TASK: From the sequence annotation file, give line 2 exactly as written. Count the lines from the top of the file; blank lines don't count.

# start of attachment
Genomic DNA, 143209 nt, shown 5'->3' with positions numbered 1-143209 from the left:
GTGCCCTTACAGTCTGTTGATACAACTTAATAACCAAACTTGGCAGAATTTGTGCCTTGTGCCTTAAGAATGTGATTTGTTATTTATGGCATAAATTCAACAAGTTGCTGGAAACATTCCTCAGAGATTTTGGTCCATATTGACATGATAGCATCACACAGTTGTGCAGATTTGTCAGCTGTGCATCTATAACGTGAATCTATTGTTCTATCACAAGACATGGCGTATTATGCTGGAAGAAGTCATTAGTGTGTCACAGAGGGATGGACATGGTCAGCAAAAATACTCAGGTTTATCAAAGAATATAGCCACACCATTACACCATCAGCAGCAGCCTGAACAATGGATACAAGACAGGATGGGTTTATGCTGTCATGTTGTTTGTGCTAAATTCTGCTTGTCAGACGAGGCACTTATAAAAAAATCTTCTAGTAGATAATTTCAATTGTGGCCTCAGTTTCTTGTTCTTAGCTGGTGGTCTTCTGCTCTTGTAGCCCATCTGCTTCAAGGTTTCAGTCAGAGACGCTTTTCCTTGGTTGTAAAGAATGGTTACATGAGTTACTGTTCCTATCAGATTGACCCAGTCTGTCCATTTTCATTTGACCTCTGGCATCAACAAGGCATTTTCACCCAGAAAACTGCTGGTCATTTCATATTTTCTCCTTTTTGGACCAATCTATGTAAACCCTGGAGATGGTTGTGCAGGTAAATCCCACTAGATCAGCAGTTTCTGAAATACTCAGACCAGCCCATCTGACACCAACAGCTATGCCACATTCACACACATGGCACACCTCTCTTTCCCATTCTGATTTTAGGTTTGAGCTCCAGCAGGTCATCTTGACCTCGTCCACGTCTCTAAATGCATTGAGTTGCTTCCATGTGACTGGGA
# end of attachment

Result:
GTGCCCTTACAGTCTGTTGATACAACTTAATAACCAAACTTGGCAGAATTTGTGCCTTGTGCCTTAAGAATGTGATTTGTTATTTATGGCATAAATTCAACAAGTTGCTGGAAACATTCCTCAGAGATTTTGGTCCATATTGACATGATAGCATCACACAGTTGTGCAGATTTGTCAGCTGTGCATCTATAACGTGAATCTATTGTTCTATCACAAGACATGGCGTATTATGCTGGAAGAAGTCATTAGTGTGTCACAGAGGGATGGACATGGTCAGCAAAAATACTCAGGTTTATCAAAGAATATAGCCACACCATTACACCATCAGCAGCAGCCTGAACAATGGATACAAGACAGGATGGGTTTATGCTGTCATGTTGTTTGTGCTAAATTCTGCTTGTCAGACGAGGCACTTATAAAAAAATCTTCTAGTAGATAATTTCAATTGTGGCCTCAGTTTCTTGTTCTTAGCTGGTGGTCTTCTGCTCTTGTAGCCCATCTGCTTCAAGGTTTCAGTCAGAGACGCTTTTCCTTGGTTGTAAAGAATGGTTACATGAGTTACTGTTCCTATCAGATTGACCCAGTCTGTCCATTTTCATTTGACCTCTGGCATCAACAAGGCATTTTCACCCAGAAAACTGCTGGTCATTTCATATTTTCTCCTTTTTGGACCAATCTATGTAAACCCTGGAGATGGTTGTGCAGGTAAATCCCACTAGATCAGCAGTTTCTGAAATACTCAGACCAGCCCATCTGACACCAACAGCTATGCCACATTCACACACATGGCACACCTCTCTTTCCCATTCTGATTTTAGGTTTGAGCTCCAGCAGGTCATCTTGACCTCGTCCACGTCTCTAAATGCATTGAGTTGCTTCCATGTGACTGGGA